Political trackers record candidates and hope for ammo

It's the height of the 2018 midterms. Across the country, Democrats and Republicans are battling for control of a Congress that can green light the president's agenda — or stop it dead in its tracks. 

With so much at stake, political groups have prioritized one job every campaign cycle that, when it works, can change an election. 

Cameron Mason was a political tracker for the Republican group America Rising during the 2014 midterms. His job was to record anything and everything Georgia Democratic Senate candidate Michelle Nunn said during the campaign so Republicans could use it against her. 

"They sent me a camera and I went at it," Mason told Fox 5. "The best outcome is to get a candidate saying something that would ruin them, you know, in the polls and in the press — in voter's eyes to help the other person win."

America Rising employs 25 full-time and over 200 part-time trackers across the country. 

On the Democratic side, the group American Bridge has 35 full-time trackers and says they've covered over 10,000 events this campaign cycle. 

Political groups on both sides, all recording and cataloging hundreds of hours of video of today's candidates, to be deployed against today's candidates. 

"I think we're past the point in American politics where one gotcha moment is the death knell of a campaign," America Rising Executive Director Alex Wilkes said. 

The goal of tracking goes beyond capturing that one explosive comment. Wilkes said it's more about uncovering information that feeds a particular narrative about a candidate. 

She points to this video of Missouri Sen. Claire McCaskill boarding a private plane. It was captured by an America Rising tracker.

"She has this RV tour where she puts out there that she's going to be going around the state in an RV to talk to the people," Wilkes said. "Meanwhile she's flying from stop to stop on her private jet."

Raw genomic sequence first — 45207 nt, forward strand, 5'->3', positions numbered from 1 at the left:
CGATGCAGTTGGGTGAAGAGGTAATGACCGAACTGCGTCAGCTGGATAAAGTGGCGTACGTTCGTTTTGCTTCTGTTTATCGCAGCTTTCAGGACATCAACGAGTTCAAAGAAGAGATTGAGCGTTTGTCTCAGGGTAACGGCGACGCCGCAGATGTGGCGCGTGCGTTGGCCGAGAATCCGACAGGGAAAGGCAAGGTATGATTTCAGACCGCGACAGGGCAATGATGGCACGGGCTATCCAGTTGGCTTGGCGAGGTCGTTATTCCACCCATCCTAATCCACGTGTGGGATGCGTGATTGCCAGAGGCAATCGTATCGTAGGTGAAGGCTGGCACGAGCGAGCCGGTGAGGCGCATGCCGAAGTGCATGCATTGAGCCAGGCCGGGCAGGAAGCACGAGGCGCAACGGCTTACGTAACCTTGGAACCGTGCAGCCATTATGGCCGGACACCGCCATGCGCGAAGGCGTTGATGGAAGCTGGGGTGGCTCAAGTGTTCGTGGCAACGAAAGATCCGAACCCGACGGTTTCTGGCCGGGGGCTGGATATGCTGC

Republicans pounced and the private plane quickly became a campaign issue. 

"That's not necessarily Claire McCaskill coming out and saying one remark that's an absolute deathblow to the campaign," Wilkes said. "That contributes to a narrative of her being out of touch."

Perhaps the most famous example of tracker footage came from the 2006 U.S. Senate campaign in Virginia. Republican George Allen publicly called out his Indian-American tracker using a racial epithet. Allen later apologized on national television but the gaffe changed the tenor of the race and he ultimately lost. 

"I think George Allen came from a time when we were just transitioning into this new world which is why I think it was so impactful," Wilkes said.

Part of that impact has been more scripted, buttoned-up campaigns and candidates; hoping to avoid giving their opponents any leads or fresh ammo.

"They're very secretive about schedules now and they're definitely more polished," Mason said. 

So in this highly scripted world where every utterance is recorded, what's the advice for candidates?

Wilkes said, "If a candidate is consistent and is who they say they are, there should be no problem with our tracker simply filming him or her at a public event."

And candidates remember that it is not personal. 

"I'm just there to do my job. Not trying to cause any harm," Mason said. He clarified, "Physical harm — maybe political."